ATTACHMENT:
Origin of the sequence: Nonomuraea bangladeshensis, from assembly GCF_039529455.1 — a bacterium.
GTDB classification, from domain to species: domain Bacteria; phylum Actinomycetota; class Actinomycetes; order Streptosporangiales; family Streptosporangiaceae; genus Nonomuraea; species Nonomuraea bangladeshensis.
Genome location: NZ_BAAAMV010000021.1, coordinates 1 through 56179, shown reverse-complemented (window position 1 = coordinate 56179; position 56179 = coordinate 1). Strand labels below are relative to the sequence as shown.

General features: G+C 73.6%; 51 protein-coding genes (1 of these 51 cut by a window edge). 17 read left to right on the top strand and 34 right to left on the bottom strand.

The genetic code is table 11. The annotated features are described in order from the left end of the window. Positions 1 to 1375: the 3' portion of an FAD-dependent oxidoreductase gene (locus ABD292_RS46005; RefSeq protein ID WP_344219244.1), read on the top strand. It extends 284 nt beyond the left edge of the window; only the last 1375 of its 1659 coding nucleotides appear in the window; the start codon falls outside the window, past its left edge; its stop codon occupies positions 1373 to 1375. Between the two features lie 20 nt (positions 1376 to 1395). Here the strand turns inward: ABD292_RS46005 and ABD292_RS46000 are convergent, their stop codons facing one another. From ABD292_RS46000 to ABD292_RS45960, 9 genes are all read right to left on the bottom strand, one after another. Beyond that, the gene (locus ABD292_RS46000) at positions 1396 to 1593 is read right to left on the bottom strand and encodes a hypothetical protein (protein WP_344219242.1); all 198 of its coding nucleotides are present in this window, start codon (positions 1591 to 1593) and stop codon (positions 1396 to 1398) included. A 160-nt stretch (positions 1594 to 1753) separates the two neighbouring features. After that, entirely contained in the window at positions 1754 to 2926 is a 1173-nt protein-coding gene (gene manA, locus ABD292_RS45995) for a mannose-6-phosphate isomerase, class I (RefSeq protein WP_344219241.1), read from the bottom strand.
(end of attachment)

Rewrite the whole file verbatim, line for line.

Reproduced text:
Origin of the sequence: Nonomuraea bangladeshensis, from assembly GCF_039529455.1 — a bacterium.
GTDB classification, from domain to species: domain Bacteria; phylum Actinomycetota; class Actinomycetes; order Streptosporangiales; family Streptosporangiaceae; genus Nonomuraea; species Nonomuraea bangladeshensis.
Genome location: NZ_BAAAMV010000021.1, coordinates 1 through 56179, shown reverse-complemented (window position 1 = coordinate 56179; position 56179 = coordinate 1). Strand labels below are relative to the sequence as shown.

General features: G+C 73.6%; 51 protein-coding genes (1 of these 51 cut by a window edge). 17 read left to right on the top strand and 34 right to left on the bottom strand.

The genetic code is table 11. The annotated features are described in order from the left end of the window. Positions 1 to 1375: the 3' portion of an FAD-dependent oxidoreductase gene (locus ABD292_RS46005; RefSeq protein ID WP_344219244.1), read on the top strand. It extends 284 nt beyond the left edge of the window; only the last 1375 of its 1659 coding nucleotides appear in the window; the start codon falls outside the window, past its left edge; its stop codon occupies positions 1373 to 1375. Between the two features lie 20 nt (positions 1376 to 1395). Here the strand turns inward: ABD292_RS46005 and ABD292_RS46000 are convergent, their stop codons facing one another. From ABD292_RS46000 to ABD292_RS45960, 9 genes are all read right to left on the bottom strand, one after another. Beyond that, the gene (locus ABD292_RS46000) at positions 1396 to 1593 is read right to left on the bottom strand and encodes a hypothetical protein (protein WP_344219242.1); all 198 of its coding nucleotides are present in this window, start codon (positions 1591 to 1593) and stop codon (positions 1396 to 1398) included. A 160-nt stretch (positions 1594 to 1753) separates the two neighbouring features. After that, entirely contained in the window at positions 1754 to 2926 is a 1173-nt protein-coding gene (gene manA, locus ABD292_RS45995) for a mannose-6-phosphate isomerase, class I (RefSeq protein WP_344219241.1), read from the bottom strand.